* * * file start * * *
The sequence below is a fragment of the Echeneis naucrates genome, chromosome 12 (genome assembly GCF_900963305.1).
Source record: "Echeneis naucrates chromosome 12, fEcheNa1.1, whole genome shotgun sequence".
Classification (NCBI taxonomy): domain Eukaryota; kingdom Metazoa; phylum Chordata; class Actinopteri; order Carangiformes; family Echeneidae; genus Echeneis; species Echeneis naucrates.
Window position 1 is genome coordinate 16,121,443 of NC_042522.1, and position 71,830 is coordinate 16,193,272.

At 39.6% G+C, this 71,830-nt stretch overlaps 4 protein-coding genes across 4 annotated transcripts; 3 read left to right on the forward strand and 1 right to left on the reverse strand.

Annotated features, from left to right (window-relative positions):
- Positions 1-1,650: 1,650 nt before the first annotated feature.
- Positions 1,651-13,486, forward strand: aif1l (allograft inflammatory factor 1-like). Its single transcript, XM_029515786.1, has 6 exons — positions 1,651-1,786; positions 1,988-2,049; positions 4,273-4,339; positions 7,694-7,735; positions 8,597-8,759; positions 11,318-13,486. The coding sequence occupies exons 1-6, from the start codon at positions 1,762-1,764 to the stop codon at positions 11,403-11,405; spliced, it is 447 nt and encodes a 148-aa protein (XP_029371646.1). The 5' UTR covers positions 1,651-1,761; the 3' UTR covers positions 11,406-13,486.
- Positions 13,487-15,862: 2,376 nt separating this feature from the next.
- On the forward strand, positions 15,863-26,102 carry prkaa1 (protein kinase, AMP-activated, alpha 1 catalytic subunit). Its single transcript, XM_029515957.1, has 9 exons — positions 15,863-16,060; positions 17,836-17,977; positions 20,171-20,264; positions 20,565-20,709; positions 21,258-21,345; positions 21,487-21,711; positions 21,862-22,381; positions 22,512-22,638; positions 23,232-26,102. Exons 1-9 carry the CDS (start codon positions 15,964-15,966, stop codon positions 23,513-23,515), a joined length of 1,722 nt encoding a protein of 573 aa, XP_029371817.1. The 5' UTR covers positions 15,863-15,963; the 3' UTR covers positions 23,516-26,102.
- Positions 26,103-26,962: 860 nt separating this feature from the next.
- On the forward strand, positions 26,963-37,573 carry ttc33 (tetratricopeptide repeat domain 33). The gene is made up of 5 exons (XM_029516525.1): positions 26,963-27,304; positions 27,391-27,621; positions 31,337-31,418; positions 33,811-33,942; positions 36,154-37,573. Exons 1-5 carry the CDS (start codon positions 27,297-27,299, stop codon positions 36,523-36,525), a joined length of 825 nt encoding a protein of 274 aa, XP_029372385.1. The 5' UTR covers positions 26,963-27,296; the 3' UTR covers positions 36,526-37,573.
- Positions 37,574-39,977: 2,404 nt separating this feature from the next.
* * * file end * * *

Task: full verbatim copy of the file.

The sequence below is a fragment of the Echeneis naucrates genome, chromosome 12 (genome assembly GCF_900963305.1).
Source record: "Echeneis naucrates chromosome 12, fEcheNa1.1, whole genome shotgun sequence".
Classification (NCBI taxonomy): domain Eukaryota; kingdom Metazoa; phylum Chordata; class Actinopteri; order Carangiformes; family Echeneidae; genus Echeneis; species Echeneis naucrates.
Window position 1 is genome coordinate 16,121,443 of NC_042522.1, and position 71,830 is coordinate 16,193,272.

At 39.6% G+C, this 71,830-nt stretch overlaps 4 protein-coding genes across 4 annotated transcripts; 3 read left to right on the forward strand and 1 right to left on the reverse strand.

Annotated features, from left to right (window-relative positions):
- Positions 1-1,650: 1,650 nt before the first annotated feature.
- Positions 1,651-13,486, forward strand: aif1l (allograft inflammatory factor 1-like). Its single transcript, XM_029515786.1, has 6 exons — positions 1,651-1,786; positions 1,988-2,049; positions 4,273-4,339; positions 7,694-7,735; positions 8,597-8,759; positions 11,318-13,486. The coding sequence occupies exons 1-6, from the start codon at positions 1,762-1,764 to the stop codon at positions 11,403-11,405; spliced, it is 447 nt and encodes a 148-aa protein (XP_029371646.1). The 5' UTR covers positions 1,651-1,761; the 3' UTR covers positions 11,406-13,486.
- Positions 13,487-15,862: 2,376 nt separating this feature from the next.
- On the forward strand, positions 15,863-26,102 carry prkaa1 (protein kinase, AMP-activated, alpha 1 catalytic subunit). Its single transcript, XM_029515957.1, has 9 exons — positions 15,863-16,060; positions 17,836-17,977; positions 20,171-20,264; positions 20,565-20,709; positions 21,258-21,345; positions 21,487-21,711; positions 21,862-22,381; positions 22,512-22,638; positions 23,232-26,102. Exons 1-9 carry the CDS (start codon positions 15,964-15,966, stop codon positions 23,513-23,515), a joined length of 1,722 nt encoding a protein of 573 aa, XP_029371817.1. The 5' UTR covers positions 15,863-15,963; the 3' UTR covers positions 23,516-26,102.
- Positions 26,103-26,962: 860 nt separating this feature from the next.
- On the forward strand, positions 26,963-37,573 carry ttc33 (tetratricopeptide repeat domain 33). The gene is made up of 5 exons (XM_029516525.1): positions 26,963-27,304; positions 27,391-27,621; positions 31,337-31,418; positions 33,811-33,942; positions 36,154-37,573. Exons 1-5 carry the CDS (start codon positions 27,297-27,299, stop codon positions 36,523-36,525), a joined length of 825 nt encoding a protein of 274 aa, XP_029372385.1. The 5' UTR covers positions 26,963-27,296; the 3' UTR covers positions 36,526-37,573.
- Positions 37,574-39,977: 2,404 nt separating this feature from the next.